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Methodist Hospital Gary Stock Art

Methodist Hospital Northlake Campus in Gary. Hospital officials say they are continuing to explore alliances with other health systems.

After a merger attempt with Franciscan Alliance failed earlier this year, Methodist Hospitals says it is continuing to consider alliances with other health care systems.

Methodist President and CEO Ray Grady said the hospital group, with campuses in Gary and Merrillville, is exploring a variety of partnerships beyond just full-on mergers.

"We looked at the suspension of our discussion with Franciscan really as an opportunity for us to reassess our business strategy," he said. "We also know and feel quite strongly that in the long run we'd best serve our community to join forces with a larger system to give us the resources we need to meet the challenges of the new health care environment."

Nationwide, hospitals are increasingly consolidating to deal with lower profit margins from patients spending less time in hospitals, insurers increasingly paying for quality over quantity of care, and decreased bargaining leverage with insurance companies, which are themselves getting bigger.

Grady said partnering with a larger entity would give Methodist better access to capital, improved physician recruitment and a more favorable negotiating position with doctor groups.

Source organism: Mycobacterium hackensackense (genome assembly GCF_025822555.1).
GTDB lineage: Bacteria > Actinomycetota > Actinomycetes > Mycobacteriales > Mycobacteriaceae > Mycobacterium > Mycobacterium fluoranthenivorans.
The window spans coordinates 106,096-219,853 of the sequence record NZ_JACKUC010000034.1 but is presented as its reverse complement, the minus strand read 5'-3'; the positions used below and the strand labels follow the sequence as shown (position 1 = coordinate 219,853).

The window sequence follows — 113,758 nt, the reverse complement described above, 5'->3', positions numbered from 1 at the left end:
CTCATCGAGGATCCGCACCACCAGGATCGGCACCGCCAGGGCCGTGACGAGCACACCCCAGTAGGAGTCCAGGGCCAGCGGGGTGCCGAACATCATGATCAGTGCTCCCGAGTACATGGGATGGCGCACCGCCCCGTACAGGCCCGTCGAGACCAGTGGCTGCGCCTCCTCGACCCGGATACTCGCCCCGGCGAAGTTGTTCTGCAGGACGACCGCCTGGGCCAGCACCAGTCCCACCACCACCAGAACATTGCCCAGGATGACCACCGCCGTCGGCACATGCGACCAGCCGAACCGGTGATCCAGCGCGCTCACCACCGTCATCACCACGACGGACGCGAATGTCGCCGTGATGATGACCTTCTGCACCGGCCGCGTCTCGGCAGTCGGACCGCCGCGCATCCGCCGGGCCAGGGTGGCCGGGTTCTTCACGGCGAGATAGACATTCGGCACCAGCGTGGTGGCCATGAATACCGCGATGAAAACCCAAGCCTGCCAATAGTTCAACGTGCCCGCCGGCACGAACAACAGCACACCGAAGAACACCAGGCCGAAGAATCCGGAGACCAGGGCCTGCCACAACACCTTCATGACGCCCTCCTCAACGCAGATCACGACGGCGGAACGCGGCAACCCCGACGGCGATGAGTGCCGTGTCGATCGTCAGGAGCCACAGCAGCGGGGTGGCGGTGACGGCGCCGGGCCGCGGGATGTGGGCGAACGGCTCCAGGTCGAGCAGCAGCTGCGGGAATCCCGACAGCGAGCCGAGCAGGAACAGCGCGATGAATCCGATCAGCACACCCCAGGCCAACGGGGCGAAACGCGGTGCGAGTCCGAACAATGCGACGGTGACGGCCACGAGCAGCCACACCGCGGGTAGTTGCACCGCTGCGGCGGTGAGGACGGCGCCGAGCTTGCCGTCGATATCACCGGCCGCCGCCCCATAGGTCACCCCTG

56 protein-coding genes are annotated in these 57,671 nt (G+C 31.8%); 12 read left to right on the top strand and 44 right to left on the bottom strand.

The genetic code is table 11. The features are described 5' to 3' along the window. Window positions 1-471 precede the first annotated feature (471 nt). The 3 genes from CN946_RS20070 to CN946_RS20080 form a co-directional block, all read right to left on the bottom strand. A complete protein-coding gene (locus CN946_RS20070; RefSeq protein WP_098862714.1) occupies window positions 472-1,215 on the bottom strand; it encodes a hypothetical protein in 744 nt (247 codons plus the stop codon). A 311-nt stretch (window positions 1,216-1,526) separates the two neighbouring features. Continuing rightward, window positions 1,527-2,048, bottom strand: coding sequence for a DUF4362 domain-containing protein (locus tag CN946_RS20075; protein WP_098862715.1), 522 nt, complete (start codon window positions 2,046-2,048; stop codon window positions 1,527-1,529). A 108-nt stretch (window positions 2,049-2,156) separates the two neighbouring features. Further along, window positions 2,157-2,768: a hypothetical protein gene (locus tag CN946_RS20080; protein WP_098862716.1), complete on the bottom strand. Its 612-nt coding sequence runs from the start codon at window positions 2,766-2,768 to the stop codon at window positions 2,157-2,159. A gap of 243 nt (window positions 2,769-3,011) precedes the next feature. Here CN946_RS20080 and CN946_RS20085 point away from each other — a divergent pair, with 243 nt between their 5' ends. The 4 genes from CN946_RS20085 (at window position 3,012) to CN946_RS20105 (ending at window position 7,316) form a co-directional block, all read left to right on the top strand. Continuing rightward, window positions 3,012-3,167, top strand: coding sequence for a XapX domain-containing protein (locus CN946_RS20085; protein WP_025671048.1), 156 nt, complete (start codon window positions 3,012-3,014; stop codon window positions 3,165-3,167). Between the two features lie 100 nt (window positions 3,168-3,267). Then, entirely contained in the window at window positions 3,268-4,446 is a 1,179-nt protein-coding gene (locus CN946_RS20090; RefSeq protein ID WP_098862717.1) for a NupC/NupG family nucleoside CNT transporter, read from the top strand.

The other arrangements the hospital group is examining include "comanagement agreements" with physician groups and so-called clinical joint ventures with other health care systems.

For instance, Methodist is finalizing an agreement with the University of Chicago to bring its cardiac surgeons to Northwest Indiana.

The hospital system also is working with an outside vendor to provide telepsychiatry services because of the lack of psychiatrists in the Region.

Additionally, Methodist is partnering with its pharmacy vendor to offer pharmacy services to patients at the Northlake Campus in Gary who aren't admitted to the hospital, and allying with a company to recommission Methodist's Gamma Knife, a radiosurgery tool used to treat complex brain conditions.

Since Methodist is remaining independent for the time being, Grady said the hospital system is implementing a $9 million "cost-improvement program" — adjusting staffing, consolidating services, restructuring management, renegotiating contracts, processing patient claims more effectively, making better purchasing and care decisions.

"If we're not going to merge, we're going to have to focus on these kinds of these things," he said. Still, he added, "I think we can do well as an independent for several more years."

When it put out a search for a partner in 2016, Methodist had dozens of suitors, many from Indiana or Chicago. Grady said Methodist would like any potential ally to be local, based in Indiana or the Chicagoland area.

Franciscan Alliance had proposed building a new $300 million hospital along Interstate 80/94 near Indiana University Northwest in Gary. But Grady said a new hospital wouldn't be a necessary condition of a merger. What would be is an ongoing commitment to the city of Gary.

"Continued support of our mission in Gary is a prerequisite, and we want to make sure that whatever we arrive at no patient gets left behind in the Gary community," he said.

Grady said Methodist is itself an attractive partner because it has a "very strong" balance sheet, little debt and a talented staff; it just has to work on improving its bottom line.

He didn't rule out the possibility of discussions with Franciscan being revisited.

"I think anything's possible with anybody," he said.

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Health Reporter

Giles is the health reporter for The Times, covering the business of health care as well as consumer and public health. He previously wrote about health for the Lawrence (Kansas) Journal-World. He is a graduate of Northern Illinois University.